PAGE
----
Survivors of Endometriosis
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Visit Mendo-Men and Endometriosis

This page is dedicated to the resources and support for any one learning about and/or dealing with Endometriosis in their lives.

I have personally been battling endometriosis for quite some time now. I was finally diagnosed in August of 2003. Many women that have been diagnosed with this, often know much personal frustration as it is hard to diagnose and even harder to cure.

This page was last updated on Sunday, October 03, 2004.

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There is no known absolute cure for Endometriosis-only treatment options that may help to ease the pain and symptoms for variable periods of time. I have been dealing with chronic pelvic pain for over 6 years and was told repeatedly by my old family physician that the pain was all in my head. I now know that if I would have shared these symptoms with a specialist, he or she may have been able to give me peace of mind, however, it takes many women with such pain years of frustration (some times decades) to get a proper diagnosis.

Once Endometriosis is diagnosed, confusion and uncertainty can follow regarding treatment or even non-treatment options. Many treatment options can have severe side effects both common and rare. Most doctors can give out informational pamphlets on these treatment options, however, if you're any thing like myself, you want to research these things on your own as well. I now take many medical decisions into my own hands (with the help of the internet and my Dr's resources).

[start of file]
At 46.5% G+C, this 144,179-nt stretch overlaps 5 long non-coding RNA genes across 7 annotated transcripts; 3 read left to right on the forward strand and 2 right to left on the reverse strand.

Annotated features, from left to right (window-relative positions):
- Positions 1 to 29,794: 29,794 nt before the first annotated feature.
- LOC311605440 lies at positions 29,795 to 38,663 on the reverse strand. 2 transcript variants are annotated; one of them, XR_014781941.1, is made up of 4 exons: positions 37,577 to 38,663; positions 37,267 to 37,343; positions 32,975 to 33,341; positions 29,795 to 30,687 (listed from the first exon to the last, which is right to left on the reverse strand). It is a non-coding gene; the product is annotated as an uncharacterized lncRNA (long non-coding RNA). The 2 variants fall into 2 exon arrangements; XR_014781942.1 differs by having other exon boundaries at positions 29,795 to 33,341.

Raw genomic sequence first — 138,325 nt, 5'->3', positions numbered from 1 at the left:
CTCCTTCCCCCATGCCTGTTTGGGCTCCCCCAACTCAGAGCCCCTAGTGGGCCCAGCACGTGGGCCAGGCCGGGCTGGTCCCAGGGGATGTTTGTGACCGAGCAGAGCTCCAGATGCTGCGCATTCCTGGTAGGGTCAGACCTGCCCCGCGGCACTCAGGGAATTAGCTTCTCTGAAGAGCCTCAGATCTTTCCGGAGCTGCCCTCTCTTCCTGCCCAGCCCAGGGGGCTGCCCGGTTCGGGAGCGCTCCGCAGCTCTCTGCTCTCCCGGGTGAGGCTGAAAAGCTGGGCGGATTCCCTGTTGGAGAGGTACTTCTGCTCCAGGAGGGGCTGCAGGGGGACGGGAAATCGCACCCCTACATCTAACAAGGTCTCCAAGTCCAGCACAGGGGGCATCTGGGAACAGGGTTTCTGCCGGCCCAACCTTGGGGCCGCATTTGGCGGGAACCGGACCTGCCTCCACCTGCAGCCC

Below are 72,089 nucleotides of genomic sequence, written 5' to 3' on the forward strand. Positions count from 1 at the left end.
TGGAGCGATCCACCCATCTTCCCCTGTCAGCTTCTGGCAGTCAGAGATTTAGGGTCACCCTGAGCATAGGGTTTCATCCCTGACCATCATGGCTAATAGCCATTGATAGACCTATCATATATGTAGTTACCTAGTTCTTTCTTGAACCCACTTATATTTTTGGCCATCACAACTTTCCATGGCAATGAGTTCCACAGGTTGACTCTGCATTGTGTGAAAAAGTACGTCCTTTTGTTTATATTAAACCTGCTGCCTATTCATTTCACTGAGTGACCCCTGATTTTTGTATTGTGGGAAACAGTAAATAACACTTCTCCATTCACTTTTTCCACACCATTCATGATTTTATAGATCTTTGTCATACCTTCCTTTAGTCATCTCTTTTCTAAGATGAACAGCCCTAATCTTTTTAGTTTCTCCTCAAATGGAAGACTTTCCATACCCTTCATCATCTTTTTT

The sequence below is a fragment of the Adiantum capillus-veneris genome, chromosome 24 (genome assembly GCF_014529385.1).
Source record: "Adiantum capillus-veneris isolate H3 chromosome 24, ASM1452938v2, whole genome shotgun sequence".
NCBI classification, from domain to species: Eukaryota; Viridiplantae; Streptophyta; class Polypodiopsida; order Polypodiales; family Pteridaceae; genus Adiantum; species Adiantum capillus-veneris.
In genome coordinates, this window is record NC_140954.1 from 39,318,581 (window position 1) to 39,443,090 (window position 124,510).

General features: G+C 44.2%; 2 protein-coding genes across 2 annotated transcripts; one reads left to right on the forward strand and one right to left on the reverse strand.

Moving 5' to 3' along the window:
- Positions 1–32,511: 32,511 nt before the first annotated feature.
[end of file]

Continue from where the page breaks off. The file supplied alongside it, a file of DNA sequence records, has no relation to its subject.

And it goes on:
I've read many different related stories by several people regarding the treatment of endometriosis. Some of which are horror stories about the effects of the treatment itself or the effects of hormone treatment on unborn fetuses, but almost all of the personal stories that I have read are truly inspiring or moving in some way.

As with any thing, each side effects of treatment should be weighed against the pain. Essentially, is it worth the relief and what relief can or will the treatment provide? I am currently receiving Lupron Depot injections. My Dr. has recommended that I undergo 6 months of this treatment after I decided to give it a try. So far so good. My pain has lessoned a great deal since I began the injections. Although, I experience severe hot flashes, mood swings, and chance a thinning of my bone structure, I feel that in my personal case the risk is worth it.

My relief will be for an indeterminable amount of time (even if for only the 6 months of treatment). Before treatment, I was in pain for 2-3 wks out of any given month. I've decided enough is enough.

I am no stranger to what chronic pain can do to a person’s life. My mother has Fibromyalgia. My mother and I share the commonality of being told that our pain is made up. My mom went to our old family physician for leg pain and came out with strong antidepressants! This type of behavior by physicians everywhere needs to end.

At one point, I was even told by my old physician that he didn’t understand why I kept coming in with all of this pelvic pain and bacterial infections, because after all, all women experience these things and don’t complain about it!

Worse yet, when my mother and I share these personal accounts with other people, we are treated as if we are crazy. As if there is not a doctor alive that would say or do such things.

In the spring of 2003, I woke up and could not see out of my left eye. I went to a doctor and went through several eye exams, peripheral vision tests, color tests, etc. My eye doctor couldn’t figure out what the problem was. He could tell that obviously my vision had deteriorated and that my peripheral vision was abnormal, but nothing else for sure. He then, thankfully, referred me to a neurologist.